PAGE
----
Three years ago I was guiding on the west coast of the Yucatan Peninsula in Mexico. Among the 200+ species we enjoyed on that tour was this distinctive silhouette of a Turquoise-browed Motmot:
It's been shown that males do this more during the breeding season (which suggests it's a sexual selection trait) but also, and perhaps more interestingly, both sexes do this year-round in the presence of a predator.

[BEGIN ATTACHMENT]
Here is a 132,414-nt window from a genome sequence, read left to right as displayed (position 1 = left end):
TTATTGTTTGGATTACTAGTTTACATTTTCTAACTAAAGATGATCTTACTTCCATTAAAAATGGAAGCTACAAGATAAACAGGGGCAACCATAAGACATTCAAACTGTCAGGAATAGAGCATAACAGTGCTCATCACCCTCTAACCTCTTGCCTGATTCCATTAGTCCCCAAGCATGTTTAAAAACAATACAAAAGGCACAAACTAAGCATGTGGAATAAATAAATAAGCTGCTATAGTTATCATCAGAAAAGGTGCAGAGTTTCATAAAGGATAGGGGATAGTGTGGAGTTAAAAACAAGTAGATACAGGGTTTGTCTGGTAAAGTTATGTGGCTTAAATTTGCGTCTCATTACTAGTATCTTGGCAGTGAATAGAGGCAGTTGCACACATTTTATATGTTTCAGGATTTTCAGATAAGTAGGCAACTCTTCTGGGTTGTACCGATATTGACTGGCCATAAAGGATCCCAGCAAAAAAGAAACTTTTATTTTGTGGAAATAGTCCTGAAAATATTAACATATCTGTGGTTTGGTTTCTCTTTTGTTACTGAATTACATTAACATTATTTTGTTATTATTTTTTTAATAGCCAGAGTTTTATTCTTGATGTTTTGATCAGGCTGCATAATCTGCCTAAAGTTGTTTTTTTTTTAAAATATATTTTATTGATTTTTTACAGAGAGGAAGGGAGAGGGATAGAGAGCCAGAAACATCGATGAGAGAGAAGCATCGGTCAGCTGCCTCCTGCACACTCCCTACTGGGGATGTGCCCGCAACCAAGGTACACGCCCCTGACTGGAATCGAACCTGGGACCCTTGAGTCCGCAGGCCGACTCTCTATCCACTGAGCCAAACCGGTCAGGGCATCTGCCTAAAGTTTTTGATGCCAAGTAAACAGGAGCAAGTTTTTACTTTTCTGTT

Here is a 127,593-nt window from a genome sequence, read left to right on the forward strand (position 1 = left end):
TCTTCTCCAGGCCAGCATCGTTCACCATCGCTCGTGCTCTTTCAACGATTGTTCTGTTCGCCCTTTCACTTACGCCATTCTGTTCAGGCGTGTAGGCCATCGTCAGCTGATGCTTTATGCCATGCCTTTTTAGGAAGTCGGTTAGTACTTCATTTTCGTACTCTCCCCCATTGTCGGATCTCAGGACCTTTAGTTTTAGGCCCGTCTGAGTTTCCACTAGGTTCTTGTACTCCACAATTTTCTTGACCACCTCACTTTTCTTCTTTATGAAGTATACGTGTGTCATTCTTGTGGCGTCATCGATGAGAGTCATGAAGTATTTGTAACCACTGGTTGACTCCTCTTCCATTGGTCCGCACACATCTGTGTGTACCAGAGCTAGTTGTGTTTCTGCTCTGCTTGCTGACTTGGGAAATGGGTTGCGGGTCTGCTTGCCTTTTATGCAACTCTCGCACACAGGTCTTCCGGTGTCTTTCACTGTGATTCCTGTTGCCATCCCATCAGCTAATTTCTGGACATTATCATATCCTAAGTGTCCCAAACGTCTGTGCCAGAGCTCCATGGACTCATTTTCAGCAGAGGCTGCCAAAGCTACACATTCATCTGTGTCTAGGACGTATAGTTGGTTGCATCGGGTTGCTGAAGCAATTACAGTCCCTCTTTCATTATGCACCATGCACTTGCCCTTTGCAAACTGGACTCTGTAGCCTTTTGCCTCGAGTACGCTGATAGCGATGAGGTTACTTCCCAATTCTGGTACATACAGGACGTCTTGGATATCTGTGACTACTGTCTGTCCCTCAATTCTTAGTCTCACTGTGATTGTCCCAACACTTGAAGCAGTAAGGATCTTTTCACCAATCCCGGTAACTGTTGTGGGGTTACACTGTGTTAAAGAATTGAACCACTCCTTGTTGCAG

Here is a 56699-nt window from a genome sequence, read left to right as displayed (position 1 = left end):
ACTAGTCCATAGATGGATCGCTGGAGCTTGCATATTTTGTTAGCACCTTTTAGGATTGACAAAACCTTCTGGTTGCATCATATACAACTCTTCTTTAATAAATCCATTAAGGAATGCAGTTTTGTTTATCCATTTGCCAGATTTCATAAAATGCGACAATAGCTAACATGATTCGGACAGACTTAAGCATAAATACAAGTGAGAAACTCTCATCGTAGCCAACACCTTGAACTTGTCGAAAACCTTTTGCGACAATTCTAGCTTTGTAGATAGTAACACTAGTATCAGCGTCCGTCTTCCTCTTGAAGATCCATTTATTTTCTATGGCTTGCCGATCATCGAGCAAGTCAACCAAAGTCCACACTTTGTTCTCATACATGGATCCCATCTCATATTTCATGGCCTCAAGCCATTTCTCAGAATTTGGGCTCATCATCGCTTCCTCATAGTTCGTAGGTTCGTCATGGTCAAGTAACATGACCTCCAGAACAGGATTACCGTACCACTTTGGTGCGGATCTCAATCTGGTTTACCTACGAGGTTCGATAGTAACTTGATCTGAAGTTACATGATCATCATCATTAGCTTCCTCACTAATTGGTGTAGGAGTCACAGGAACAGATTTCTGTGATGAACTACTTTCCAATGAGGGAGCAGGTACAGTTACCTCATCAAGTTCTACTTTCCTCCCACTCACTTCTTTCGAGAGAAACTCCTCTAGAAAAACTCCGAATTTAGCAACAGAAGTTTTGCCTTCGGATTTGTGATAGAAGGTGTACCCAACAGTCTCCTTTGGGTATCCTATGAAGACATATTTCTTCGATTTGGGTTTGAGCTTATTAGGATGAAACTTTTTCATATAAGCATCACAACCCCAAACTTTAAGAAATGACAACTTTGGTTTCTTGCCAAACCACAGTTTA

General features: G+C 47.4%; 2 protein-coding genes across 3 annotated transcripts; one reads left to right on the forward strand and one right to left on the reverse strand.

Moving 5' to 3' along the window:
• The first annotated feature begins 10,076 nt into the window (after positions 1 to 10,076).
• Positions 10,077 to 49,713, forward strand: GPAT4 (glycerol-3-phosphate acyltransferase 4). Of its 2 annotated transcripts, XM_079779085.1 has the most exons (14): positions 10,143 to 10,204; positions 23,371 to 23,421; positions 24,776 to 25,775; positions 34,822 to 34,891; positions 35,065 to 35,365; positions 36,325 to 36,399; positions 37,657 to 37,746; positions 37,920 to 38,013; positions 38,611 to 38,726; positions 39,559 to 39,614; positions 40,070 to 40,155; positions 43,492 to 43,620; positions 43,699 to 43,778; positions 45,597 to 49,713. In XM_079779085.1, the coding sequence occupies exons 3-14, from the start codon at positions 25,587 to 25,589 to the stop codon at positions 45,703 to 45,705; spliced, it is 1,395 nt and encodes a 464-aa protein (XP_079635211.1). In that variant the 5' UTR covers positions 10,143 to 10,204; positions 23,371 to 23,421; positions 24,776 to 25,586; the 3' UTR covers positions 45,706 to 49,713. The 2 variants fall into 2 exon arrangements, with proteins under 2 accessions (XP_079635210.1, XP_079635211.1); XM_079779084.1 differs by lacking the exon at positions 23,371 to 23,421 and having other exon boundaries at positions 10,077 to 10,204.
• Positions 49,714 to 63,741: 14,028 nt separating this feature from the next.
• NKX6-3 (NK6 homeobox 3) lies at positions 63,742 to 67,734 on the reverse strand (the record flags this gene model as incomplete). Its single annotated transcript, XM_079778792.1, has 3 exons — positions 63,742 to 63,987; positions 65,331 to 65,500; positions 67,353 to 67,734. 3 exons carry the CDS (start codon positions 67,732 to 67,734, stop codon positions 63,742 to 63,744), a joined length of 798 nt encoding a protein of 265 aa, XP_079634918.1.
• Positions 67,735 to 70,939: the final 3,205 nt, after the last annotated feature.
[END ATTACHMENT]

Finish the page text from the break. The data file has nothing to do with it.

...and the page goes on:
This latter reason, a predator-elicited display, is thought to function as a pursuit-deterrent signal. Basically, the bird is telling a potential predator "I see you already, and so it's a waste of your time to try to ambush me."